Approximately one month into the 2020-2021 school year, parents and teachers are assessing how their students are coping with the current “normal” in education. Many children are in class (social distancing, of course), while others are learning in the virtual classroom. The strange new world is not always optimal for eyes or A’s.

Educators in districts relying heavily on virtual learning are already projecting a “learning loss” that could negatively affect the educational progress they made in the 2019-2020 school year. Although more research is needed to learn the full impact of COVID-19 on learning, early observations suggest a correlation between time away from school and learning losses.

A longer-than-usual break from in-person instruction and a move to more virtual learning is also increasing the time students spend on their devices. Computers, smartphones and tablets are fantastic teaching tools in the COVID era, but constant use results in bothersome eyestrain in young pupils.

What does eyestrain look like?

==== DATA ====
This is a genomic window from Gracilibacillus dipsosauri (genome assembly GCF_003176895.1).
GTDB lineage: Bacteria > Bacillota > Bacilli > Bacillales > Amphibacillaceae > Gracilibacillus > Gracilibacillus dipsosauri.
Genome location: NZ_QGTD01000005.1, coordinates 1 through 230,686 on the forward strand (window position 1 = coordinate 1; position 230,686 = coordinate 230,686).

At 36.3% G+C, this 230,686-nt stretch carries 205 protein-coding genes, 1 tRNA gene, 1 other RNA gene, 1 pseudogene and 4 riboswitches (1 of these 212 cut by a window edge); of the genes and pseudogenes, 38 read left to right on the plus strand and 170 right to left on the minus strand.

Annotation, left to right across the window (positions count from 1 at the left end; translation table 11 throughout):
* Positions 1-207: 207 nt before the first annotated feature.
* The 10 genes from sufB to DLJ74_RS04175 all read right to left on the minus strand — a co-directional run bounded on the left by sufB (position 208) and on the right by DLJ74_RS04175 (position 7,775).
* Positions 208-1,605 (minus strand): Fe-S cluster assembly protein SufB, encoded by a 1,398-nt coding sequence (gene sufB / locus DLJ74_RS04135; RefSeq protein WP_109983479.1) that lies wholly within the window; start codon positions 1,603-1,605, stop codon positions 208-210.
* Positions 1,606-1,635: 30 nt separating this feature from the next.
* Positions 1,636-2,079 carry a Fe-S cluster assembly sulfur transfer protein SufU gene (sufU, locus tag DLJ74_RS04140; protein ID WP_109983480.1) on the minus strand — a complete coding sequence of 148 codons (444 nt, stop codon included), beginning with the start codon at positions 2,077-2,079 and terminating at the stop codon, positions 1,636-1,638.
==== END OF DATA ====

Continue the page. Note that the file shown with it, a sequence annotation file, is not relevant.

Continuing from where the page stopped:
Younger students often don’t speak up when they experience eyestrain. It may be a new experience for them that they don’t realize is the result of too much screen time. A child may be dealing with eyestrain if they exhibit or complain of the following:

  • Headaches
  • Burning, itching or sore eyes
  • Eyes that are drier or more watery than normal
  • Light sensitivity
  • Restlessness or an inability to concentrate

Eyestrain is rarely serious but it can be bothersome enough to interfere with a student’s ability to focus – the mind and the eyes.

How can I protect my student?

It may be difficult for the time-being to reduce the time students spend on their devices. But there are things parents and educators can do to minimize the discomfort of eyestrain.

  1. Lower the brightness and height of your student’s computer, but not so low that they must bend their neck to view it.
  2. Remind them often to blink. Provide students with an easily recognizable cue to blink, such as seeing punctuation or hearing a certain vowel sound. You can also give them a verbal reminder during pauses in instruction.
  3. Give them opportunities several times each hour to look away from the computer.
  4. If there are fans in their study space, ensure that they are not blowing in the student’s eyes.
  5. Get regular eye exams. A visit to an ophthalmologist is important to help rule out underlying vision issues that can contribute to eyestrain.

If we all work together – students, parents, teachers and medical professionals – we can provide students with the healthiest possible environment for learning.

An eye doctor from the knowledgeable, highly experienced team at Matossian Eye Associates is available for your essential eye care needs. You can schedule an appointment with an eye doctor at your convenience by calling us at (800) 708-8800 or through our website at